ourBeeb

The greater (and shorter) decriminalisation story: it's the physics of broadcasting, stupid

Brian Winston explains how the hypothecated tax and the BBC have gone together for the last 92 years like love and marriage: ‘you can’t have one without the other’.

Brian Winston
26 March 2014

The BBC has a wonderful story to tell. It is not unblemished but its record as a cultural institution, a source of information and a life-enhancing educator is nonpareil. However, this was achieved on a funding basis which implicitly and constantly threatened (and threatens) its ability to function in such wise.

It's the physics of broadcasting, stupid, that originally put it in this danger. 

A century and more ago, when wireless telegraphy was being diffused initially for communicating with and between ships at sea, it was seen as, essentially, a two-way technology. But to work, spectrum management was needed; otherwise, literally, an electrical tower of gabble would emerge. A series of international conferences worked up the treaties which required national authorities to license these 'transceivers' and ensure they operated on distinct bandwidths. WWI brought the 'transceiver' into widespread military use on land and so, in the years following the peace, the concept of state-control via licensing became deeply embedded -- so deeply that it conditioned the diffusion of receive-only wireless devices: the radio. These too were deemed to need licensing although, obviously, they could not interfere with each other.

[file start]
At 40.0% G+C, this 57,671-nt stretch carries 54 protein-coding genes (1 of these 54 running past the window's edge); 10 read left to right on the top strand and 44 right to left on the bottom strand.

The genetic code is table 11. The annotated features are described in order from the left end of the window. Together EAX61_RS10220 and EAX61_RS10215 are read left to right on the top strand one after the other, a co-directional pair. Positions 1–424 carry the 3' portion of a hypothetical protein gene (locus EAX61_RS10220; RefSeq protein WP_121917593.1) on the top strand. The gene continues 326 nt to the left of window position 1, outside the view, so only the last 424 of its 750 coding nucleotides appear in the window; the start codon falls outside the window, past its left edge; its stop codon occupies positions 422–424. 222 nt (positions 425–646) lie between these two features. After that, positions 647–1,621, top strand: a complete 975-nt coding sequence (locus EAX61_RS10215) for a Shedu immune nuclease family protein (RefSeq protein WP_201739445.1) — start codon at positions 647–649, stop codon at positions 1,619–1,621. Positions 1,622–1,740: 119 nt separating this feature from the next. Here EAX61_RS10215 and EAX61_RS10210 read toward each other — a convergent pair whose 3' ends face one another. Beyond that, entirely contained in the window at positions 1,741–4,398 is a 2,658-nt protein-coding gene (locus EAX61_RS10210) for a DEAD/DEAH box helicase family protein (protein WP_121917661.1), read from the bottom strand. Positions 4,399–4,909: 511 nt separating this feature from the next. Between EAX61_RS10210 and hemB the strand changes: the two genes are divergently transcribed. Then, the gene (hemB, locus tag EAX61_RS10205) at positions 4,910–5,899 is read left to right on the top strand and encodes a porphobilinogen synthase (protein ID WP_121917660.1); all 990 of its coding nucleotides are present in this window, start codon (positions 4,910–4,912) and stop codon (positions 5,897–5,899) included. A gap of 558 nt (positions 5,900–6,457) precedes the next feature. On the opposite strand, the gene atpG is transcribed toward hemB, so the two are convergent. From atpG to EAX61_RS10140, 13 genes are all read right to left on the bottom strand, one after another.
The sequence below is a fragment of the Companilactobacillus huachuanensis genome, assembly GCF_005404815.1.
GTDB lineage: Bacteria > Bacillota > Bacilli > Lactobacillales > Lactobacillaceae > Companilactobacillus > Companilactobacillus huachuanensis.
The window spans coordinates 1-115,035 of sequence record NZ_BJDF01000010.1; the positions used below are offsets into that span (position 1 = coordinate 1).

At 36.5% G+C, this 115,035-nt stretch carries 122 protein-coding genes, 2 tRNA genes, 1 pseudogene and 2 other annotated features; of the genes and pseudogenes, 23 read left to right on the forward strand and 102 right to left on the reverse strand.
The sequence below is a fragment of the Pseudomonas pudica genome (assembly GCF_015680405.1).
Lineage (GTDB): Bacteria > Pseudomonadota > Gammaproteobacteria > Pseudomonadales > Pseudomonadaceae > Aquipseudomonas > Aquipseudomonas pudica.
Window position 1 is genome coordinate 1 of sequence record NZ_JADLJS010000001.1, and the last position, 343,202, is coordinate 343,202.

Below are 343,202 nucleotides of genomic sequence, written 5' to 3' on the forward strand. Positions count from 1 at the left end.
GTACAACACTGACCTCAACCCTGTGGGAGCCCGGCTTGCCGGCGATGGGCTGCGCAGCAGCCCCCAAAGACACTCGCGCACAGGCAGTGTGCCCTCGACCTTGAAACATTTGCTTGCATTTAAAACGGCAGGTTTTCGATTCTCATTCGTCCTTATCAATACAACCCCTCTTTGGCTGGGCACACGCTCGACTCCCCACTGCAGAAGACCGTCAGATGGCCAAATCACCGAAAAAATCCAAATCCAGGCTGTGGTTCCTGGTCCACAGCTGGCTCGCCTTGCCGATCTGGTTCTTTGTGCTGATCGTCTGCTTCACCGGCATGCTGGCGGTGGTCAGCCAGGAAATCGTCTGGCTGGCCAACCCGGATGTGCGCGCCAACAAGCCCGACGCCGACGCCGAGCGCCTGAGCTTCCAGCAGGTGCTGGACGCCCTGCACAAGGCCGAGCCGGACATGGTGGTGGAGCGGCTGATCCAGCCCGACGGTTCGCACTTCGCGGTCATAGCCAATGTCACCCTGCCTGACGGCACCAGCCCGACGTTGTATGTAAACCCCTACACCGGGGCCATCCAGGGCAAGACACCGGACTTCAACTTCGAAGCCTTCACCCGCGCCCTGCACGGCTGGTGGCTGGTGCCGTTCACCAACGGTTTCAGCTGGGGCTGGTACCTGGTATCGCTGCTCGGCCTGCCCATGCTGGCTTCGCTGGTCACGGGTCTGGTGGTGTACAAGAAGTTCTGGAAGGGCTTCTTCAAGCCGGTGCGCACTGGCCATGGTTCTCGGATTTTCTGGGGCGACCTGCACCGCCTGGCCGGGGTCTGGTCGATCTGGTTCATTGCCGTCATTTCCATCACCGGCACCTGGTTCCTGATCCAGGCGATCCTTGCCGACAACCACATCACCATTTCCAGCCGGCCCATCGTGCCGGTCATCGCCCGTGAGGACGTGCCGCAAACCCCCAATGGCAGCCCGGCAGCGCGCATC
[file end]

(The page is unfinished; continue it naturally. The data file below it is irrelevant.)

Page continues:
And this was the blessing and the curse that attended the BBC's birth in the 1920s. As a blessing, it created the revenue stream that has ensured the achievements of which the Corporation can be so proud -- 'the world's least worse broadcasting system'. As a curse, it has also meant that throughout its history the BBC has always had to watch its back. At best, the threat is constant political interference backed up by the stranglehold the license system gives the politicians. At its worse, it means that any old Andrew Bridgen (and pals) can, at  stroke, remove the one thing essential to non-commercial public service -- the certainty of a non-commercial revenue stream. And they can do so trailing clouds of glory as the defenders of impoverished single mums and old ladies.

It can be argued -- and easily -- that we should never have bought into this situation in the first place in 1922 and 1927; but we did. And we need to understand the price we continue to pay for the service then created: unless the mums, old ladies (and all of us) are threatened with the consequences of (hypothecated) tax avoidance, there is no certain funding stream. And, thus, no certainty of culture, information or news from a non-commercial source. The physics have moved on but licensing has not. It is the BBC’s weak spot as it has been from the outset. Decriminalising is all too easily the thin end of the wedge. It cannot but suggest that the end of the Corporation is nigh and brave would one be to deny that such an outcome would be distressful to the neo-liberal mind-set.

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